Real block ID 3301 is an identifier of the target real block. This ID 3301 indicates which address of which flash chip 300 corresponds to which real block.

The empty block pointer 3302 points to the actual block information 3300 of the next empty block when the target real block is an empty block (when it is not assigned to any virtual block).

The real block failure flag 3303 is turned ON when the target real block is in a failure state and data cannot be stored.

The real block free capacity 3304 indicates the current free capacity of the target real block. This value is initially (flash block capacity 3004-package block capacity 3005), for example. The package processor 310 receives from the storage controller 200 a write instruction to write data less than the free capacity for the target real block, and writes the data to be written to the free area. After the writing, the value of the free capacity 3304 in the actual block is reduced by the amount of written data.

The additional write data address information 3305 contains the relative address and data length in the virtual block of all the data that has been additionally written to the original empty area (area of ((flash block capacity 3004-package block 3005))). It is a set value.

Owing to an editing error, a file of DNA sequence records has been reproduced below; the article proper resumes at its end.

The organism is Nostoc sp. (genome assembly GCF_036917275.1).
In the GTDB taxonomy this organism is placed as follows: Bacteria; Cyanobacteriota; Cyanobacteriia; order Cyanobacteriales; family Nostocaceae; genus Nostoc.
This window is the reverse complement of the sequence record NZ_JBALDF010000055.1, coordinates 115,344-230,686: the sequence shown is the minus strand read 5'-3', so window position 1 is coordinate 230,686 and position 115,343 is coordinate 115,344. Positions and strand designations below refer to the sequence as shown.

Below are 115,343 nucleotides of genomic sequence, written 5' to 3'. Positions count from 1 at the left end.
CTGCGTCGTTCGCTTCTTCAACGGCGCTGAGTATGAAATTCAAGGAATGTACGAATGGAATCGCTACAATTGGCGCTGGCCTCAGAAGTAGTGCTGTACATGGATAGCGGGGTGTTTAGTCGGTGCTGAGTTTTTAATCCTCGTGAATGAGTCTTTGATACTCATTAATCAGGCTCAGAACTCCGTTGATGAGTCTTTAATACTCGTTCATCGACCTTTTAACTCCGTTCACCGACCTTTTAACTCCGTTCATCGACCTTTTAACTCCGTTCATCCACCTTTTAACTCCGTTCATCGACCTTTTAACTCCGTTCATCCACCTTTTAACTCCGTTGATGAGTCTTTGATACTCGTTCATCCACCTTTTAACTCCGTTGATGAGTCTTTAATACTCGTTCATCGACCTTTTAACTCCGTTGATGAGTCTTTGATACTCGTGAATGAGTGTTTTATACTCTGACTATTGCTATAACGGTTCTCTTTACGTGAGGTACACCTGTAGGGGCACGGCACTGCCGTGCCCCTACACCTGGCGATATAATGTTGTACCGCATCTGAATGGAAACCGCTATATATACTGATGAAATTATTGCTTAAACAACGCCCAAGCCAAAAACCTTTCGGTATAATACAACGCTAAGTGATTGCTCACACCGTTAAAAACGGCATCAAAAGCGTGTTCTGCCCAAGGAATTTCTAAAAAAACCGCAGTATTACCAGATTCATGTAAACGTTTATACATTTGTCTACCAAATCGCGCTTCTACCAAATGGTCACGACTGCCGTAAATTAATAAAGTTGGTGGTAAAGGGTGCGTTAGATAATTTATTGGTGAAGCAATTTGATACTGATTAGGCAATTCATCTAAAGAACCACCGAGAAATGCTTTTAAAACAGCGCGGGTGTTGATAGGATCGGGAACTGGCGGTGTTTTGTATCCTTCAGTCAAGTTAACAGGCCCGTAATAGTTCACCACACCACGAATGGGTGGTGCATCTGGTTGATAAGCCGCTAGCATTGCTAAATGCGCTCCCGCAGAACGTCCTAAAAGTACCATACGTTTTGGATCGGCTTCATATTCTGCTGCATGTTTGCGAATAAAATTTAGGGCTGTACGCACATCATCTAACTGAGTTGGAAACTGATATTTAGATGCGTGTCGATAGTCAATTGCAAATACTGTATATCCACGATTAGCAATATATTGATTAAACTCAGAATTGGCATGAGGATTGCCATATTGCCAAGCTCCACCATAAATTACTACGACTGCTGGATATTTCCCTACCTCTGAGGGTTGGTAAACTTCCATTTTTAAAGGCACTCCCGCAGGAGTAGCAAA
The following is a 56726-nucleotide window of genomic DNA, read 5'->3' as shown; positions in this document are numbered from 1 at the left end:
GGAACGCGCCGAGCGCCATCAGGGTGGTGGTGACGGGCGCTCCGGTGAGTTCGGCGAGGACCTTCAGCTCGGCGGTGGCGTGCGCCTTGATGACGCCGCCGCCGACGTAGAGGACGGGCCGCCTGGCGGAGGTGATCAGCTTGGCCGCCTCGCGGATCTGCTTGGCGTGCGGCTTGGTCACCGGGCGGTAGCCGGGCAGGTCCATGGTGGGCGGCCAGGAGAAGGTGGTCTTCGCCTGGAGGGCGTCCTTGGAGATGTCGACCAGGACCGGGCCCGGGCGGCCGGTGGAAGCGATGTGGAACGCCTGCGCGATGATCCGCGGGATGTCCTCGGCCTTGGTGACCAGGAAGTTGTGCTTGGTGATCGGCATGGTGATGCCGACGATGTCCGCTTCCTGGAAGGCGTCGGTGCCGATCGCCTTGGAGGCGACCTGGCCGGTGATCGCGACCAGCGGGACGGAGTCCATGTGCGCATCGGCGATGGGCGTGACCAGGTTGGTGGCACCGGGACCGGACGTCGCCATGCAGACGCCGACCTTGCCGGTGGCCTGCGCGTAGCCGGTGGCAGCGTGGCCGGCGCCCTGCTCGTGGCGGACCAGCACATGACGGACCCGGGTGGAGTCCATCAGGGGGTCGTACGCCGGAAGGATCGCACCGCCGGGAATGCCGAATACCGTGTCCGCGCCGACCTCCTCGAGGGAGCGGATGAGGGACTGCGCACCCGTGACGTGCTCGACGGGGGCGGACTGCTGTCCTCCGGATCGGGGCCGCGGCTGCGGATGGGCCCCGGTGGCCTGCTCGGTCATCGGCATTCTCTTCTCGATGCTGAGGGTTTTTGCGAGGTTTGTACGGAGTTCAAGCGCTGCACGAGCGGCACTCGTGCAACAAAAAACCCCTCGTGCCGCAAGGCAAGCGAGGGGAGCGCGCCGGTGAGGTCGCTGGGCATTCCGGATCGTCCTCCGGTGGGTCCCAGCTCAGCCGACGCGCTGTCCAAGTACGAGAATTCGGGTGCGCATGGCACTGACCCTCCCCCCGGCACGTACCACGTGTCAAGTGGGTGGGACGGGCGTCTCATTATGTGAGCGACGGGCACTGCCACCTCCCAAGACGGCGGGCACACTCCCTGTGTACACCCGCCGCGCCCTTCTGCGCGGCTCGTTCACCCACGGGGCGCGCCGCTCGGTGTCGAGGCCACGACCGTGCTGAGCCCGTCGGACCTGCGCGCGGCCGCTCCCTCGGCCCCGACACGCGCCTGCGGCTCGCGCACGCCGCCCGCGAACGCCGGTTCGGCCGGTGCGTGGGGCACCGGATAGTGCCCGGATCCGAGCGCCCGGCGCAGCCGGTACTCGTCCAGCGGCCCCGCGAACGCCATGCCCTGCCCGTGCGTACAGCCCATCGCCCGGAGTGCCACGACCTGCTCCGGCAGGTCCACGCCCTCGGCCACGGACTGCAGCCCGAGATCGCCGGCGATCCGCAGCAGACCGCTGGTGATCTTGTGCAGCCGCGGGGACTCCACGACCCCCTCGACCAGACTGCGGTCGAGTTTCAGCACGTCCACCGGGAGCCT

The actual block erase count 3306 indicates the number of times the target real block has been erased so far.

FIG. 18 shows a set of empty blocks managed by the empty block information pointer 3400.

The empty block management information pointer 3400 indicates the address of the real block information 3300 of the first empty block. Next, the empty block pointer 3302 in the real block information 3300 of the first empty block indicates the real block information 3300 of the next empty block. In FIG. 18, the empty block pointer 2103 of the real block information 3300 of the last empty block indicates the empty block information pointer 3400, but may be a null value. When the package processor 310 receives a write instruction specifying an address in a virtual block to which no real block is allocated, the package processor 310 corresponds to that chip from any of the flash chips 300 (for example, the chip having the largest number of free blocks). An empty block is searched based on the empty block information pointer 3400 to be found, and the found empty block (real block) is assigned to the virtual block.